Impact of Previous DO-IT Project Results on Current Results

DO-IT staff consider the outcomes of previous STEM/transition/college preparation activities in selecting those for current projects. In response to the success of previois experiences, they look for opportunities to sponsor college transition activities to help students transition from high school to college, community college to four-year school, undergraduate to graduate school, college to career, and graduate school to the professoriate. They offer both activities that are short and motivational in nature and workshops that are longer and have significant academic content. Together, in these activities students with disabilities learn about college and career opportunities; role-play on working with faculty and employers; practice self-advocacy skills; explore options for internships during college studies and jobs and graduate programs after college; meet professionals, including those with disabilities, in their fields of interest; interact with peers and mentors; and are invited to participate in an e-mentoring community, internships, and other project activities. Earlier outcomes were also considered as e-mentoring communities are developed. In an e-mentoring community, staff and volunteer mentors:

  • facilitate conversations about career opportunities and encourage, advise, and assist students with transition between academic levels and from school to work
  • help proteges develop self-advocacy skills; positive identity; and a sense of belonging
  • help students identify fields of interest, college funding sources, and steps toward careers
  • offer students with opportunities for leadership development (e.g., by participating on a panel in a program for faculty) and encourage them to participate DO-IT college/career programs, internships, tutoring, and other activities
  • encourage participation in other existing programs - e.g., events on campus, in the community, and through programs that encourage participation of women and racial/ethnic minorities in STEM fields
  • encourage students to utilize campus study skills, writing, and other academic support services

Project staff consider previous experiences and outcomes in fine-tuning its internship and other work-based learning activities as well. They offer research and industry internships to secondary and postsecondary students with disabilities and work with each supervisor, career center staff (when appropriate), and student to identify appropriate accommodations. This interaction is designed to both improve the participant's opportunity for success and strengthen institutional and employer capacity to work successfully with individuals with disabilities. Project staff also recruit employers and faculty to offer job shadows, field trips, internships, research experiences, and other work-based activities. In all of these efforts, project staff strive to achieve the successful work-based learning program characteristics identified by Luecking & Gramlich (2003) in their review of research and practice. These are:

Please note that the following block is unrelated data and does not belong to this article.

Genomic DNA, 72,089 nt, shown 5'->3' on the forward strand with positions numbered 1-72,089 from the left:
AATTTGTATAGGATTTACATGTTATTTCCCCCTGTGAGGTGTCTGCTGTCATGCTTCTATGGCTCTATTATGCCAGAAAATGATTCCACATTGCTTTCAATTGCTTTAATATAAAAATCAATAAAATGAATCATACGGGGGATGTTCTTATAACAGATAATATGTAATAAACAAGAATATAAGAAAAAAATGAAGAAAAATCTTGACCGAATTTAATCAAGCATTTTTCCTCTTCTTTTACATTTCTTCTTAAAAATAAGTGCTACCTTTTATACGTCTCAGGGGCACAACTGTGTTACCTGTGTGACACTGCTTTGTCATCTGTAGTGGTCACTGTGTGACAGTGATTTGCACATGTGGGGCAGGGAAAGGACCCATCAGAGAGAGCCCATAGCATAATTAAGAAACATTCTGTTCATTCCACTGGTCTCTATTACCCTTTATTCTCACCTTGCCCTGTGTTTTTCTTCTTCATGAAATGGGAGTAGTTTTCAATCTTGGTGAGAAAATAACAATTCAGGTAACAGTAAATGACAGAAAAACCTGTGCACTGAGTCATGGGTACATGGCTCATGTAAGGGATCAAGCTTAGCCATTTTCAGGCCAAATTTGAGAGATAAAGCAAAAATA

• clear program goals
  • clear roles and responsibilities for worksite supervisors, mentors, teachers, support personnel, and other partners
  • training plans that specify learning goals tailored to individual students with specific outcomes connected to student learning
  • convenient links between students, schools, and employers
  • on-the-job learning
  • range of work-based learning opportunities, especially those outside traditional youth employing industries (e.g., restaurants)
  • mentor(s) at the worksite
  • clear expectations and feedback to assess progress toward achieving goals
  • assessments to identify skills, interests, and support needs at the worksite
  • reinforcement of work-based learning outside of work
  • appropriate academic, social, and administrative support for students, employers, and all partners

Reference: Luecking, R., & Gramlich, M. (2003). Quality work-based learning and postschool employment success. National Center on Secondary Education and Transition Issue Brief, 2(2).